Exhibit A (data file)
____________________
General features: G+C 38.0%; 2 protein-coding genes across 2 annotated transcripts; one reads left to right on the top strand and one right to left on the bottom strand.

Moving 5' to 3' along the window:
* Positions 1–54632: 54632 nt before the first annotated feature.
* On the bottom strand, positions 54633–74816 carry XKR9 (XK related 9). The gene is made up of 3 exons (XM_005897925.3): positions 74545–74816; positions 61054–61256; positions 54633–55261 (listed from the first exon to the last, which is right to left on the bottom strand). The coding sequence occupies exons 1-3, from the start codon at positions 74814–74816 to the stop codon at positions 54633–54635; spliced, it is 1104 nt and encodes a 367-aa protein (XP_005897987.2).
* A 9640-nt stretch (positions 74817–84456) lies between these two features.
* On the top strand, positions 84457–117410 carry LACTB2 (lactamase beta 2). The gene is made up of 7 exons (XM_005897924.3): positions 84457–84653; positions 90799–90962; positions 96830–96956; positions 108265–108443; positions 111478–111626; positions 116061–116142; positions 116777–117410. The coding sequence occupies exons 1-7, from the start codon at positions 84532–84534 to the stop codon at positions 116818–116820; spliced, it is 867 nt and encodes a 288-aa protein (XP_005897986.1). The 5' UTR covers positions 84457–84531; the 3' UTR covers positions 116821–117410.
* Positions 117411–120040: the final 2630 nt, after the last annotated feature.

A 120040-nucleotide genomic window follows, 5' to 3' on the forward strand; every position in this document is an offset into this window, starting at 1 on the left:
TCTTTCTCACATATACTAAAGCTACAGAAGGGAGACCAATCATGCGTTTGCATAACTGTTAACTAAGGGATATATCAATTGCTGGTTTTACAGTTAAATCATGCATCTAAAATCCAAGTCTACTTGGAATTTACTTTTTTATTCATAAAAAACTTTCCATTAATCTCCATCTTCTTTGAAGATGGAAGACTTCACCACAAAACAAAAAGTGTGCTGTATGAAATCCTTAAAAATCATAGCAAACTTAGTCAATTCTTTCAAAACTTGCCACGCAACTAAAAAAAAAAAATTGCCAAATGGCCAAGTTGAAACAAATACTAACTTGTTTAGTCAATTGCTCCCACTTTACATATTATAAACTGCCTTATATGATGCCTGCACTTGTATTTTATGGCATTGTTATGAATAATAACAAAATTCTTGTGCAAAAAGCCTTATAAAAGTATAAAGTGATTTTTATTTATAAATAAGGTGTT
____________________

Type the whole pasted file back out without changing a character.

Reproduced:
General features: G+C 38.0%; 2 protein-coding genes across 2 annotated transcripts; one reads left to right on the top strand and one right to left on the bottom strand.

Moving 5' to 3' along the window:
* Positions 1–54632: 54632 nt before the first annotated feature.
* On the bottom strand, positions 54633–74816 carry XKR9 (XK related 9). The gene is made up of 3 exons (XM_005897925.3): positions 74545–74816; positions 61054–61256; positions 54633–55261 (listed from the first exon to the last, which is right to left on the bottom strand). The coding sequence occupies exons 1-3, from the start codon at positions 74814–74816 to the stop codon at positions 54633–54635; spliced, it is 1104 nt and encodes a 367-aa protein (XP_005897987.2).
* A 9640-nt stretch (positions 74817–84456) lies between these two features.
* On the top strand, positions 84457–117410 carry LACTB2 (lactamase beta 2). The gene is made up of 7 exons (XM_005897924.3): positions 84457–84653; positions 90799–90962; positions 96830–96956; positions 108265–108443; positions 111478–111626; positions 116061–116142; positions 116777–117410. The coding sequence occupies exons 1-7, from the start codon at positions 84532–84534 to the stop codon at positions 116818–116820; spliced, it is 867 nt and encodes a 288-aa protein (XP_005897986.1). The 5' UTR covers positions 84457–84531; the 3' UTR covers positions 116821–117410.
* Positions 117411–120040: the final 2630 nt, after the last annotated feature.

A 120040-nucleotide genomic window follows, 5' to 3' on the forward strand; every position in this document is an offset into this window, starting at 1 on the left:
TCTTTCTCACATATACTAAAGCTACAGAAGGGAGACCAATCATGCGTTTGCATAACTGTTAACTAAGGGATATATCAATTGCTGGTTTTACAGTTAAATCATGCATCTAAAATCCAAGTCTACTTGGAATTTACTTTTTTATTCATAAAAAACTTTCCATTAATCTCCATCTTCTTTGAAGATGGAAGACTTCACCACAAAACAAAAAGTGTGCTGTATGAAATCCTTAAAAATCATAGCAAACTTAGTCAATTCTTTCAAAACTTGCCACGCAACTAAAAAAAAAAAATTGCCAAATGGCCAAGTTGAAACAAATACTAACTTGTTTAGTCAATTGCTCCCACTTTACATATTATAAACTGCCTTATATGATGCCTGCACTTGTATTTTATGGCATTGTTATGAATAATAACAAAATTCTTGTGCAAAAAGCCTTATAAAAGTATAAAGTGATTTTTATTTATAAATAAGGTGTT